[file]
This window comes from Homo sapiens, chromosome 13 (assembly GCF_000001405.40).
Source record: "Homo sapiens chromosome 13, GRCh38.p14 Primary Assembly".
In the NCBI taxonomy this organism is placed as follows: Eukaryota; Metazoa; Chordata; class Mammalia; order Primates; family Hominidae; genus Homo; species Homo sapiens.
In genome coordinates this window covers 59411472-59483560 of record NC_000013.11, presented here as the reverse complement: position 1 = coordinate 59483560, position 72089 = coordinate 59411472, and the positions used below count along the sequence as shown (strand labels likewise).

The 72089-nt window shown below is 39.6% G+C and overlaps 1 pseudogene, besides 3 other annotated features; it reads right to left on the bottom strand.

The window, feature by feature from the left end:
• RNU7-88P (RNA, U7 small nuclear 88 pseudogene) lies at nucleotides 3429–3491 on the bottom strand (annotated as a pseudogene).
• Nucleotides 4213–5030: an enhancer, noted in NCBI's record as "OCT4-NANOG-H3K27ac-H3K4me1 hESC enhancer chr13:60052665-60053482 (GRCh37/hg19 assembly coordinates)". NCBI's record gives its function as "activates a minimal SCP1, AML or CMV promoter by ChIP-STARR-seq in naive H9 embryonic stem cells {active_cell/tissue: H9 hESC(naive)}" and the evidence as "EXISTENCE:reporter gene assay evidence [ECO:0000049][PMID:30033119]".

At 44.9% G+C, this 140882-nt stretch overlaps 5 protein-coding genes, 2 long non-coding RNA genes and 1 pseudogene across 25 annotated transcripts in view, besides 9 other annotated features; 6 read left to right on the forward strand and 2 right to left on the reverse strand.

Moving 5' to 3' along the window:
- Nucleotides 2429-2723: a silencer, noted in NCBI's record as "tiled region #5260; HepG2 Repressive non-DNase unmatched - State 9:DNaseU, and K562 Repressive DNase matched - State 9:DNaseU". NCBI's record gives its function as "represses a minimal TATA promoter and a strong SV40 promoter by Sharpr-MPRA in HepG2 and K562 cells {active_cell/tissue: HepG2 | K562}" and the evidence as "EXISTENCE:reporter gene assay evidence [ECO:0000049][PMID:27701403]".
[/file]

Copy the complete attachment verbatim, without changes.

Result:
This window comes from Homo sapiens, chromosome 13 (assembly GCF_000001405.40).
Source record: "Homo sapiens chromosome 13, GRCh38.p14 Primary Assembly".
In the NCBI taxonomy this organism is placed as follows: Eukaryota; Metazoa; Chordata; class Mammalia; order Primates; family Hominidae; genus Homo; species Homo sapiens.
In genome coordinates this window covers 59411472-59483560 of record NC_000013.11, presented here as the reverse complement: position 1 = coordinate 59483560, position 72089 = coordinate 59411472, and the positions used below count along the sequence as shown (strand labels likewise).

The 72089-nt window shown below is 39.6% G+C and overlaps 1 pseudogene, besides 3 other annotated features; it reads right to left on the bottom strand.

The window, feature by feature from the left end:
• RNU7-88P (RNA, U7 small nuclear 88 pseudogene) lies at nucleotides 3429–3491 on the bottom strand (annotated as a pseudogene).
• Nucleotides 4213–5030: an enhancer, noted in NCBI's record as "OCT4-NANOG-H3K27ac-H3K4me1 hESC enhancer chr13:60052665-60053482 (GRCh37/hg19 assembly coordinates)". NCBI's record gives its function as "activates a minimal SCP1, AML or CMV promoter by ChIP-STARR-seq in naive H9 embryonic stem cells {active_cell/tissue: H9 hESC(naive)}" and the evidence as "EXISTENCE:reporter gene assay evidence [ECO:0000049][PMID:30033119]".

At 44.9% G+C, this 140882-nt stretch overlaps 5 protein-coding genes, 2 long non-coding RNA genes and 1 pseudogene across 25 annotated transcripts in view, besides 9 other annotated features; 6 read left to right on the forward strand and 2 right to left on the reverse strand.

Moving 5' to 3' along the window:
- Nucleotides 2429-2723: a silencer, noted in NCBI's record as "tiled region #5260; HepG2 Repressive non-DNase unmatched - State 9:DNaseU, and K562 Repressive DNase matched - State 9:DNaseU". NCBI's record gives its function as "represses a minimal TATA promoter and a strong SV40 promoter by Sharpr-MPRA in HepG2 and K562 cells {active_cell/tissue: HepG2 | K562}" and the evidence as "EXISTENCE:reporter gene assay evidence [ECO:0000049][PMID:27701403]".